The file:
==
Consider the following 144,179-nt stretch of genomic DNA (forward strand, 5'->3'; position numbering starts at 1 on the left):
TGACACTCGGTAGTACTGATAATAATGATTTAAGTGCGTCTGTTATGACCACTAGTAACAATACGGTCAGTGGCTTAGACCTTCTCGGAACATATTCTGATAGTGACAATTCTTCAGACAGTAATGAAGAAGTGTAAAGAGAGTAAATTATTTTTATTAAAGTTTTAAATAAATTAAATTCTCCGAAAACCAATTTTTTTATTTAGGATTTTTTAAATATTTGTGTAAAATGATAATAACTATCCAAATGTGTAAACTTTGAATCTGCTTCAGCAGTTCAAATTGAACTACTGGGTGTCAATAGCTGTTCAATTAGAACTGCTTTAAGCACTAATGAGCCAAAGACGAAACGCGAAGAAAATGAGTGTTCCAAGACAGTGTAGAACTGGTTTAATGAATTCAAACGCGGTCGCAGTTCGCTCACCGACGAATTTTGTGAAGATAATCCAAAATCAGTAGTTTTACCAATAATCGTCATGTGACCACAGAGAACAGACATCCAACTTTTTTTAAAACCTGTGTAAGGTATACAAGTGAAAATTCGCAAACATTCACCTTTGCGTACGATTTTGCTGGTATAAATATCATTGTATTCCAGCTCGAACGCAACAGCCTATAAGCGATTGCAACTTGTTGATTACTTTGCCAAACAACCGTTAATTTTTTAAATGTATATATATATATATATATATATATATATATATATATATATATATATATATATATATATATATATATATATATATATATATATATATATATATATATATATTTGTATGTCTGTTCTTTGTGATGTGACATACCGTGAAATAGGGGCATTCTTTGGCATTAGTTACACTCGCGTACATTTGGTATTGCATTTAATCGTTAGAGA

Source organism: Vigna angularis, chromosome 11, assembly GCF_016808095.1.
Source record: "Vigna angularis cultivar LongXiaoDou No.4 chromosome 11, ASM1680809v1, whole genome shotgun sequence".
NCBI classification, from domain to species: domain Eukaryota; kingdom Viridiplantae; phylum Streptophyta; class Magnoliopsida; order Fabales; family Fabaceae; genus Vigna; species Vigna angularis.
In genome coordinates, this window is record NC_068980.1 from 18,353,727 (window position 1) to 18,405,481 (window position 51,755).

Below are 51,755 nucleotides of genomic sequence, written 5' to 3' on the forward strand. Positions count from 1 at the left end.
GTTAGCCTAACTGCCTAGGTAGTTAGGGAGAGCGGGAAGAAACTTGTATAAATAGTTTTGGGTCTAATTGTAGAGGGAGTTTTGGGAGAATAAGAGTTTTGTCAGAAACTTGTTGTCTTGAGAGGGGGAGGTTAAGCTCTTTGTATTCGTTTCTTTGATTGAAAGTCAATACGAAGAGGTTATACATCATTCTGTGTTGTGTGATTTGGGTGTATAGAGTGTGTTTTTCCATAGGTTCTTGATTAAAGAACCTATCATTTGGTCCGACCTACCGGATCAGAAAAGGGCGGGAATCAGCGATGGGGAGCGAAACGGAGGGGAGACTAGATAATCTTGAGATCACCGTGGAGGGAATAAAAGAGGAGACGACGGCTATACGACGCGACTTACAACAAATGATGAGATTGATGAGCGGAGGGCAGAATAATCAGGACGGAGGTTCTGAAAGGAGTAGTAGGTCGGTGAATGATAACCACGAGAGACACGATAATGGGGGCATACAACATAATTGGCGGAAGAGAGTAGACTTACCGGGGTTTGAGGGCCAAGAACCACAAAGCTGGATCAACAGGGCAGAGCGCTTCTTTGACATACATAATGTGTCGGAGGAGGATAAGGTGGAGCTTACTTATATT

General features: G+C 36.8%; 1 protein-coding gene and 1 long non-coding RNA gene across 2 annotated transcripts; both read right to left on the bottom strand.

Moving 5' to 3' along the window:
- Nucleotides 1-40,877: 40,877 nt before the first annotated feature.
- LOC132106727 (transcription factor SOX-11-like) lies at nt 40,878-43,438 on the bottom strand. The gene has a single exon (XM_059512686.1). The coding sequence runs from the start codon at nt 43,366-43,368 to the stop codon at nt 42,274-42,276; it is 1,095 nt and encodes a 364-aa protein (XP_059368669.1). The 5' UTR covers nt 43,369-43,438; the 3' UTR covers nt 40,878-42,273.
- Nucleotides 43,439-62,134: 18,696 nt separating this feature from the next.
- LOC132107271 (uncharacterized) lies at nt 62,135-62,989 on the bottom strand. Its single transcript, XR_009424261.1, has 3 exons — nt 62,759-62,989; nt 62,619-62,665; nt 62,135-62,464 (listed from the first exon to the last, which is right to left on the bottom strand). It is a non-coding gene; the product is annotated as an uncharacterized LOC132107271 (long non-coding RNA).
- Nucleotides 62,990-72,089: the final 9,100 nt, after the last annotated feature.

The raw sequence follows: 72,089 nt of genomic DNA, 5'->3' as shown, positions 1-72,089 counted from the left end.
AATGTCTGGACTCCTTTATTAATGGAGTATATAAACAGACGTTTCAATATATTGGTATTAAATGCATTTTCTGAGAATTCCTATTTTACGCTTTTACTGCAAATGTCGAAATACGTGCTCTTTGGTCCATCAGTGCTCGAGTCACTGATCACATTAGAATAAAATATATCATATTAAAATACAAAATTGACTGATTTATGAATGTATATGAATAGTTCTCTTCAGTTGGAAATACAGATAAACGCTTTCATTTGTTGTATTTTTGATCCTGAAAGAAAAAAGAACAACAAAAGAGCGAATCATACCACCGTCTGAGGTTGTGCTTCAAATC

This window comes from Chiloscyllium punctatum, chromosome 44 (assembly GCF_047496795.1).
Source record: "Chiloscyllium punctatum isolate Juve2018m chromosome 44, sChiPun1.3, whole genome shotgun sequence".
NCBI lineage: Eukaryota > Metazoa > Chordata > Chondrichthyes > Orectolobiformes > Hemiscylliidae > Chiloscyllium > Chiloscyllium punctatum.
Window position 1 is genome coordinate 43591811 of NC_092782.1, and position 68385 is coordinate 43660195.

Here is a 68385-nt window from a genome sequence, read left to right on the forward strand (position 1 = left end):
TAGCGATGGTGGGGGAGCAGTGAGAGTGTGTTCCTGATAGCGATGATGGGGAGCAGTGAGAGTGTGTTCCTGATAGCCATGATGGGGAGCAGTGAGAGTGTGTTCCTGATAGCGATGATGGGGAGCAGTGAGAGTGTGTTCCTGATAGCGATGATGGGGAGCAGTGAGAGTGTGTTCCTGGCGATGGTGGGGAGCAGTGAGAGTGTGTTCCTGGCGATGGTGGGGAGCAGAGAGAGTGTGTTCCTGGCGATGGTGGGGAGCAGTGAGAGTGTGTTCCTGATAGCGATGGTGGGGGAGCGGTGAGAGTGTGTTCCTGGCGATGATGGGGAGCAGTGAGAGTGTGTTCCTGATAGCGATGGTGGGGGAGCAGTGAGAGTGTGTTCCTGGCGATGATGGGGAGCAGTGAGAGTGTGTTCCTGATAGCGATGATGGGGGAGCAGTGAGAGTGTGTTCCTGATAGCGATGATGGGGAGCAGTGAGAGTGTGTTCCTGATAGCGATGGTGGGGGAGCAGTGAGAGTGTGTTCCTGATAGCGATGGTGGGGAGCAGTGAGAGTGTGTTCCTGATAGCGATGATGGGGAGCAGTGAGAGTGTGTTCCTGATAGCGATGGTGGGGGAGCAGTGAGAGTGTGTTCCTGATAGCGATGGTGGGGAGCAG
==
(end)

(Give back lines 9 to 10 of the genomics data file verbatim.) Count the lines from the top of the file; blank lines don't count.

General features: G+C 36.8%; 1 protein-coding gene and 1 long non-coding RNA gene across 2 annotated transcripts; both read right to left on the bottom strand.

Moving 5' to 3' along the window: